Looking to have a baby? Put down the soda

 
Share
 

This series is archived ("HTTP Redirect" status)

Please note series archiving is a new, experimental, feature of Player FM with the aim of helping users understand how we fetch series and report on any issues.

Replaced by: webservices.ufhealth.org

When? This feed was archived on June 06, 2018 16:31 (13d ago). Last successful fetch was on June 01, 2018 04:03 (19d ago)

Why? HTTP Redirect status. The feed permanently redirected to another series.

What now? If you were subscribed to this series when it was replaced, you will now be subscribed to the replacement series. This series will no longer be checked for updates. If you believe this to be in error, please check if the publisher's feed link below is valid and contact support to request the feed be restored or if you have any other concerns about this.

Manage episode 206476347 series 2314427
Discovered by Player FM and our community — copyright is owned by the publisher, not Player FM, and audio streamed directly from their servers.

For would-be mothers and fathers, a little less soda is a good thing. A recent study has found that drinking one or more sugary beverages a day can lead to a reduced chance of conceiving — and that finding applies to both men and women.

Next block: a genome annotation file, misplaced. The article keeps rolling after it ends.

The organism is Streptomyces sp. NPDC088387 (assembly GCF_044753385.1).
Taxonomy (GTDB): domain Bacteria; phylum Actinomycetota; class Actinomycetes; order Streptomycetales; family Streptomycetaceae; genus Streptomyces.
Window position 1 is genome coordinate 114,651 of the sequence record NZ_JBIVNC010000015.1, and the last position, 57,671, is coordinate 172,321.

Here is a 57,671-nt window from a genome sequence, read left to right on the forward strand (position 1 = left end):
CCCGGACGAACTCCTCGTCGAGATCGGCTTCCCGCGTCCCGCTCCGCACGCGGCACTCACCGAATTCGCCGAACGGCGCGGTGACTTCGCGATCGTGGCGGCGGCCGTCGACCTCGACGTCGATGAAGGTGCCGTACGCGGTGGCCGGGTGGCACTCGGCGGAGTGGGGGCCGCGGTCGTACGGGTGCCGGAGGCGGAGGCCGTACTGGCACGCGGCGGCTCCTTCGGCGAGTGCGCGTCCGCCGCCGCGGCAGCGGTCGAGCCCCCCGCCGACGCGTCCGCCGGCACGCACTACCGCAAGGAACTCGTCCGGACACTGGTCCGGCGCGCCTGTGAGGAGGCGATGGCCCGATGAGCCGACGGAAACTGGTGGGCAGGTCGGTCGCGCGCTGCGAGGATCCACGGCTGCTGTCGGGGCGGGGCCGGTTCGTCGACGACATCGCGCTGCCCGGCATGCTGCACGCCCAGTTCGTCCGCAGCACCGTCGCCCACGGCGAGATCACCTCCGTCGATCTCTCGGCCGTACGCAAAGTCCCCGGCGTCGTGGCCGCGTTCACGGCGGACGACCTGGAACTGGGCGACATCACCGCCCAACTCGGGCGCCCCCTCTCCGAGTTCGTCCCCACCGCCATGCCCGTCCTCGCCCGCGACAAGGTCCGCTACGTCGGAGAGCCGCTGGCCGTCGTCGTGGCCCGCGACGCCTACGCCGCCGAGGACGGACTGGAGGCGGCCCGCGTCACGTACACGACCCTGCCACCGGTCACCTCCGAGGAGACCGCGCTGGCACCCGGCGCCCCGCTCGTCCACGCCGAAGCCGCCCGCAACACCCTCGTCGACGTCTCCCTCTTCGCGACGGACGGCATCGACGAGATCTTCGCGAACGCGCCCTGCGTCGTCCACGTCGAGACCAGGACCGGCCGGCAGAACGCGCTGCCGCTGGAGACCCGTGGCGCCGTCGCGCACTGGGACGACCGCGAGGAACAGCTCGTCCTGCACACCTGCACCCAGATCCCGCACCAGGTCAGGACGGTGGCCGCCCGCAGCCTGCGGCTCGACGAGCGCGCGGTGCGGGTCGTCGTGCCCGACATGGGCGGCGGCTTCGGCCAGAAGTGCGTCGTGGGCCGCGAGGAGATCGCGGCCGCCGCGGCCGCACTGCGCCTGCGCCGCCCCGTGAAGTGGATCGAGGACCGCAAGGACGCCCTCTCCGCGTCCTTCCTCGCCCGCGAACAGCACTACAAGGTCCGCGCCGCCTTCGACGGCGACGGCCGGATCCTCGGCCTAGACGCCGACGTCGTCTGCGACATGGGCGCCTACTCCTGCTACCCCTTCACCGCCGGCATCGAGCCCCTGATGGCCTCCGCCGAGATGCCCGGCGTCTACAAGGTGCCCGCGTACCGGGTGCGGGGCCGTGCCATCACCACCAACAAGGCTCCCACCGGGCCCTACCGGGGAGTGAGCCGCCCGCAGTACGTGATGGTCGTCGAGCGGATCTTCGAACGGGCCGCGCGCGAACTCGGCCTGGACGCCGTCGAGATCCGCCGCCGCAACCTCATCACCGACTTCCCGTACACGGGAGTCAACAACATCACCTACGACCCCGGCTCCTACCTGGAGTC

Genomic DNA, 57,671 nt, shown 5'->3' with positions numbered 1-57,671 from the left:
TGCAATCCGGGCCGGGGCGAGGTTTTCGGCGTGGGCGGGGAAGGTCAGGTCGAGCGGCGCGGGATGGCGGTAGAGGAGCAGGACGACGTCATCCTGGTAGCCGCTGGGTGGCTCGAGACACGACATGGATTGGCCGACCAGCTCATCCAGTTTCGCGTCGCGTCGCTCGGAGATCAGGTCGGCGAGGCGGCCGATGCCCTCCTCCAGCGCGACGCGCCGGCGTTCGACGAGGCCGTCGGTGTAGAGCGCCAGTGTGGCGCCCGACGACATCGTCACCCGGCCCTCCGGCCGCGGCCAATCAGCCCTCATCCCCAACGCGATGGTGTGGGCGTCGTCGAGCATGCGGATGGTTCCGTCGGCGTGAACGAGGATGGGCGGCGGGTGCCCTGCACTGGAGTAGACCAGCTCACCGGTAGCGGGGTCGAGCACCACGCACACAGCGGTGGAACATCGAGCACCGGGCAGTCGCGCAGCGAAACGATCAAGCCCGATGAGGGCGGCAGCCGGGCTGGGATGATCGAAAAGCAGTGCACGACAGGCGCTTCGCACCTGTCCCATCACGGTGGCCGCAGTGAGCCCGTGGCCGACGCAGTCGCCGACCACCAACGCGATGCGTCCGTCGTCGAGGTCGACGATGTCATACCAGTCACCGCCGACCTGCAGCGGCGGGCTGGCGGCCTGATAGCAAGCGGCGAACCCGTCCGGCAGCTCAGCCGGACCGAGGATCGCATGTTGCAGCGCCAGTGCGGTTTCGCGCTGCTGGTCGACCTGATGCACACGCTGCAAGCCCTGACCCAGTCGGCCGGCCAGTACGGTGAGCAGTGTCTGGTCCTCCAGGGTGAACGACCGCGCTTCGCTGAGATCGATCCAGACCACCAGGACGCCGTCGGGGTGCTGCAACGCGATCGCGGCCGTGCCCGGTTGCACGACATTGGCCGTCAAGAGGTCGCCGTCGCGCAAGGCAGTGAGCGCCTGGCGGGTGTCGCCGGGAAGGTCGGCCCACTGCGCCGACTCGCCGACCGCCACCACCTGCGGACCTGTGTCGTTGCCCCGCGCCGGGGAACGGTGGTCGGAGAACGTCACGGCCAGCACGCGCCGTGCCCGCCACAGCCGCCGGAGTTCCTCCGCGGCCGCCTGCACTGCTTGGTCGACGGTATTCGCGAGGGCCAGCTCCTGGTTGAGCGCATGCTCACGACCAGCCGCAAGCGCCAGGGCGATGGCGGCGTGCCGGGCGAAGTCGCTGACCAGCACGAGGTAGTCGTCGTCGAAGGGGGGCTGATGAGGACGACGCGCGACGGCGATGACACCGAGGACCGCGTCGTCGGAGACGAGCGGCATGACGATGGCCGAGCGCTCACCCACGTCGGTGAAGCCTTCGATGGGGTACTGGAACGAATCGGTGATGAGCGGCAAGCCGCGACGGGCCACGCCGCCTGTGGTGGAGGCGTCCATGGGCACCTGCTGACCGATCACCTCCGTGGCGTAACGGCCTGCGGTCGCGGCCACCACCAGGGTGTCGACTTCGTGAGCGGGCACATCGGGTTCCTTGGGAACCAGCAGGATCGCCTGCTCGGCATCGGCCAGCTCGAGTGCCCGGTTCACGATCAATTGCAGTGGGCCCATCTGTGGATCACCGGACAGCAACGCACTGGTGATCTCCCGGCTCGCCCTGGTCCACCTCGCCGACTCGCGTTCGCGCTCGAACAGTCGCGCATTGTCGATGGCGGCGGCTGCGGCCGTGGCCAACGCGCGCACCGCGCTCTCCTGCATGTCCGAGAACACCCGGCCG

Boston University researchers found an association between reduced fertility and the consumption of sweetened drinks after surveying the lifestyle habits of more than 3,800 American and Canadian women and about 1,000 of their male partners.

After controlling for other factors such as obesity, diet quality and alcohol use, the researchers found that sweetened drinks reduced the overall average monthly probability of conception among both men and women by 20 percent.

Sugary drinks also seemed to have more effect on men: Those who drank at least one soda per day had a 33 percent lower probability of achieving conception, compared with a 25 percent among women. The researchers said one possible explanation for this is increased insulin resistance, which may negatively affect ovulatory function and sperm quality.

Researchers said couples who are trying to have a child should consider limiting their consumption of those drinks. In addition to upping the odds of conception, having fewer sugary beverages offers other health benefits.

But what about fruit juices, energy drinks and diet sodas? While sometimes equally high in sugar content, these drinks seemed to have no association with fertility issues, the researchers said.

Dropping the sugary drink might be a short-term sacrifice for prospective parents, but cutting back could instead bring them something even sweeter: a brand new bundle of joy.

87 episodes available. A new episode about every 22 hours .